On April 2, 2014, the U.S. Supreme Court heard oral arguments in Fifth Third Bancorp. v. Dudenhoeffer, 2014 U.S. LEXIS 1938 (March 21, 2014). The case involves the presumption of prudence afforded to Employee Stock Option Plan (“ESOP”) plan fiduciaries. The presumption originated in Moench v. Robertson, 62 F.3d 553 (3d Cir 1995), a suit for breach of fiduciary duties by former ESOP plan participants against members of the plan committee.
ERISA and the Duties of the Fiduciary
ERISA’s basic fiduciary provisions impose a duty of loyalty on fiduciaries to act for the exclusive benefit of plan participants and beneficiaries. ERISA’s other fiduciary provisions include the prudence rule, the diversification rule, and the plan document rule. See ERISA Sec. 404, 29 U.S.C. § 1104. See also Lexis Tax Advisor – Federal Topical § 1C:20.09 for further discussion on each of these fiduciary duties.
The heart of the issue before the Supreme Court is the fiduciary’s duty of prudence. In large part because of the Enron scandal, ESOP plan fiduciaries have come under close scrutiny and have been subject to suits alleging that they were aware that continued investment in employer stock was not a prudent investment. See Alvin D. Lurie, Federal Income Taxation of Retirement Plans § 21.09 (Matthew Bender).
The Moench Presumption
In Moench, the ESOP plan committee continued to invest plan contributions in stock of the employer bank despite expressed concern by federal bank regulators on the financial condition of the bank and a major decline in stock price. The corporate directors and plan committee members argued that the continued investment in solely employer stock was permitted because of the special nature of ESOP stock. The court determined that in some limited circumstances, “ESOP fiduciaries can be liable under ERISA for continuing to invest in employer stock according to the plan's direction.” Moench, 62 F.3d at 556. According to the Moench court though, the ESOP fiduciary who invests assets in employer stock is afforded a presumption that it acted consistently with ERISA. This presumption of prudence may be overcome by showing that the continued investment in employer stock would “defeat or substantially impair the accomplishment of the plan’s purpose to provide workers retirement savings.” Moench, 62 F.3d at 571.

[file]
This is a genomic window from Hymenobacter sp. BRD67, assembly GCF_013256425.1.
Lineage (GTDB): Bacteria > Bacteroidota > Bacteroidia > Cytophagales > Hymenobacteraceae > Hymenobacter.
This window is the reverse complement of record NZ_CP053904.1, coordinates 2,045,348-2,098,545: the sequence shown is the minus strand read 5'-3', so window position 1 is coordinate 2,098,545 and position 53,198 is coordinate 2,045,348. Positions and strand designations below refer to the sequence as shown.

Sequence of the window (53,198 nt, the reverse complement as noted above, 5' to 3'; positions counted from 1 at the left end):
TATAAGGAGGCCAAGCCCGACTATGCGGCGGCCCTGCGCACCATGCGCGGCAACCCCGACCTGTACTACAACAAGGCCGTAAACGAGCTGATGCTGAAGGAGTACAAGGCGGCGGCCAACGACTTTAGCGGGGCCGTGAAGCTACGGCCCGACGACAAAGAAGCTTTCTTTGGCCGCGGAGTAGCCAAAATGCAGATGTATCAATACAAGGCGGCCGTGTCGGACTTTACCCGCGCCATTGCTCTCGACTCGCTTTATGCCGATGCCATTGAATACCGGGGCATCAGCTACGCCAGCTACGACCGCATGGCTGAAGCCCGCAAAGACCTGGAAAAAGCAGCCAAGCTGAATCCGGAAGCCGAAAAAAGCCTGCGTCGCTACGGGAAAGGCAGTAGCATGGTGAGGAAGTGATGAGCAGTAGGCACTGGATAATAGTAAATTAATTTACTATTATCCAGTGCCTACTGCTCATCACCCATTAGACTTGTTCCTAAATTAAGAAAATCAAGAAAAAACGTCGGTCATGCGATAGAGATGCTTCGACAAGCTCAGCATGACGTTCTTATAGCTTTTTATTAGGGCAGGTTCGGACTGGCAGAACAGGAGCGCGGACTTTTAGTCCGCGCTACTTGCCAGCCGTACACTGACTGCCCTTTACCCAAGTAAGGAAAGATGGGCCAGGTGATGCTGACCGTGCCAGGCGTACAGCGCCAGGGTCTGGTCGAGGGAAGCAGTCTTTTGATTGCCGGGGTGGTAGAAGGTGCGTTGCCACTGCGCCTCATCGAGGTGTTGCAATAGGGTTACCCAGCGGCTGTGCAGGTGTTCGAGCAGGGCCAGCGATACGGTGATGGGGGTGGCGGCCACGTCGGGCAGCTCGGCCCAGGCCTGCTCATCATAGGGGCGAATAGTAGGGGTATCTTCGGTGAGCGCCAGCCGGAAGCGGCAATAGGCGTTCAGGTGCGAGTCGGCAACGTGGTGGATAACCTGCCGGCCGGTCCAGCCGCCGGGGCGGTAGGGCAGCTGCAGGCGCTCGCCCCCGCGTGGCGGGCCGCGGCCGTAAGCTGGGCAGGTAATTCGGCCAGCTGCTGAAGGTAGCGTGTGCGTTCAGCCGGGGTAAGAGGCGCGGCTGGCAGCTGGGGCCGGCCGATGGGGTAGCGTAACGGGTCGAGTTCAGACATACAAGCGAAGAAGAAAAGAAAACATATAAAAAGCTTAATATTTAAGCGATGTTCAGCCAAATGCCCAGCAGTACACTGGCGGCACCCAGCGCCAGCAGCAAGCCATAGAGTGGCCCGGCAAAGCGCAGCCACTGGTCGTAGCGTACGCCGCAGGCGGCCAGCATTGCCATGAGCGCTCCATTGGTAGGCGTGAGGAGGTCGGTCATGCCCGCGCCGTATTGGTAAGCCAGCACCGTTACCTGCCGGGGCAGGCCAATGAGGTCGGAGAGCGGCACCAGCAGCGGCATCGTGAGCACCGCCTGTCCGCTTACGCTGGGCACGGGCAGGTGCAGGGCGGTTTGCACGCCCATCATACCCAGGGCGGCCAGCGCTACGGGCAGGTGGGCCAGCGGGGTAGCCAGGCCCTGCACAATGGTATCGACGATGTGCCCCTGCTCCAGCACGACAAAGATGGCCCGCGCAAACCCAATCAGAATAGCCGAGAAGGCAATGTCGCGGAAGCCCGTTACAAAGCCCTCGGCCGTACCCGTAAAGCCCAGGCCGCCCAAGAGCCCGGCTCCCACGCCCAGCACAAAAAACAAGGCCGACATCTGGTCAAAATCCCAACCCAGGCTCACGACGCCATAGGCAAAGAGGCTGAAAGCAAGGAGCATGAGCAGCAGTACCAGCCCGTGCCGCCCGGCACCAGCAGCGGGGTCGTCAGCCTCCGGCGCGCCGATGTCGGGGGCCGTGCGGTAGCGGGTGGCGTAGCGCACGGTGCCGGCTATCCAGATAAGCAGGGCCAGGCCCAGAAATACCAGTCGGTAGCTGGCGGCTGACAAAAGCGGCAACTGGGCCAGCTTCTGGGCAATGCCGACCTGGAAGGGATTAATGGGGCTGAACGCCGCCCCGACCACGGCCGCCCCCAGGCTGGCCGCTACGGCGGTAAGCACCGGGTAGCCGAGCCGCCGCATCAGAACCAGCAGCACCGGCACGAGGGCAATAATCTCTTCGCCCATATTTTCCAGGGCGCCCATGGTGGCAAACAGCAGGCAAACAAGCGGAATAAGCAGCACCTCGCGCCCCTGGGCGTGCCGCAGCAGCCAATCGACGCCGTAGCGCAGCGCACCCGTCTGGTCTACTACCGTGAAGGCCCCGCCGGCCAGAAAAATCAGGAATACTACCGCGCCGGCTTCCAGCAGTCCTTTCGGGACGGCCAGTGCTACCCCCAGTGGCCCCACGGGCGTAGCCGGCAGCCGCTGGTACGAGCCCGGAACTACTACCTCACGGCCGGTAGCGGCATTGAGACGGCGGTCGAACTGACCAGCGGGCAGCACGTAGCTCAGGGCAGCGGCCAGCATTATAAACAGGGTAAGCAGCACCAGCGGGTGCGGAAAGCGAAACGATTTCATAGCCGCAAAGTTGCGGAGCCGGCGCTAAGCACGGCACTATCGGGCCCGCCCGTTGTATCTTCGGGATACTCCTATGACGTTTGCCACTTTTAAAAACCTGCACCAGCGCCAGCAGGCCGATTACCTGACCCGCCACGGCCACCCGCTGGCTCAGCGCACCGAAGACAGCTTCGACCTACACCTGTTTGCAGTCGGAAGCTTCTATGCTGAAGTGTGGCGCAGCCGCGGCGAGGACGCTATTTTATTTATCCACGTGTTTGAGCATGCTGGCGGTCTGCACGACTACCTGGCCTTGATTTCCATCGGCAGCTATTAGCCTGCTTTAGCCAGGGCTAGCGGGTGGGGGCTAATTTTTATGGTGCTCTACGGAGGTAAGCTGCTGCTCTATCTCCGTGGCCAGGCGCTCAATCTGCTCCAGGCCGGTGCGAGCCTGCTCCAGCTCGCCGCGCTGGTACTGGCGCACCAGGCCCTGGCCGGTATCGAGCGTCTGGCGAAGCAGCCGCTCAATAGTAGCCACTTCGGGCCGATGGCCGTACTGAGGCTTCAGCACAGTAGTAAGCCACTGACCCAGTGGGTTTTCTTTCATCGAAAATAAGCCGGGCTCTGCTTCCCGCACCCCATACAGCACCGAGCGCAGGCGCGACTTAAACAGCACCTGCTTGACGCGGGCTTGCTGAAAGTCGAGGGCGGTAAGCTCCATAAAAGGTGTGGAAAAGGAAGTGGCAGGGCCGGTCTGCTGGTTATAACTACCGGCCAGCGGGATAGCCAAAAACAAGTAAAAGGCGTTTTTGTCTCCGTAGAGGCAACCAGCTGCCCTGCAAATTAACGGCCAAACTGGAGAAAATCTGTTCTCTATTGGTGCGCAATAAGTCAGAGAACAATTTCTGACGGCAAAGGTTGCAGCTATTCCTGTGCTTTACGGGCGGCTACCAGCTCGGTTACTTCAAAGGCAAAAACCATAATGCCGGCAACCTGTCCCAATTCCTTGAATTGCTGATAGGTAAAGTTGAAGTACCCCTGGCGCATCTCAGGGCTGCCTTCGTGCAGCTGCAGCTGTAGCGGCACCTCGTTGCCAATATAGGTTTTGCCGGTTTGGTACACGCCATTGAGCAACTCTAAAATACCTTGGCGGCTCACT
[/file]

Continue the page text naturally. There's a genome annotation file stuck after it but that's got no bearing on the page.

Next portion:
Although the Moench presumption of prudence has been adopted by other circuit courts, the scope of the rule has not yet been well defined. It is not clear how substantially the employer’s prospects must be affected for continued investment in employer stock to be considered imprudent.
The Fifth Third Bancorp. v. Dudenhoeffer Case
In Dudenhoeffer v. Fifth Third Bancorp, 692 F.3d 410 (6th Cir. 2012), Plaintiffs were ESOP plan participants who alleged breach of the plan fiduciary’s duty of prudence and loyalty in managing the ESOP. The breach was based upon the defendant fiduciaries continuing to offer and failing to divest the plan of company stock, even though the fiduciaries had alleged “inside information” that the value of the employer’s stock would decline. The Sixth Circuit court held that whether a fiduciary has met the ERISA duty of prudence turns on whether a “prudent fiduciary acting under similar circumstances would have made a different investment decision.” Dudenhoeffer, 692 F.3d at 418-19. A procedural issue was also at stake revolving around when a presumption of prudence would be appropriate. The Sixth Circuit held that such presumption was appropriate only during the summary judgment and trial stage of the lawsuit, but not during the pleadings stage.
At this point it is hard to predict the outcome of the case. Oral arguments focused on the presumption of prudence over the procedural issue regarding timing. Some commentators are predicting a split decision. An opinion by the Court is expected in June 2014.
Peter J. Wiedenbeck, “Trust Variation and ERISA’s Presumption of Prudence,” Tax Analysts’ Tax Notes Today (March 18, 2014).
Alvin D. Lurie, Federal Income Taxation of Retirement Plans § 7.09 (Matthew Bender 2014).
Alvin D. Lurie, Federal Income Taxation of Retirement Plans § 21.09 (Matthew Bender 2014).
Lexis Tax Advisor – Federal Topical § 1C:20.09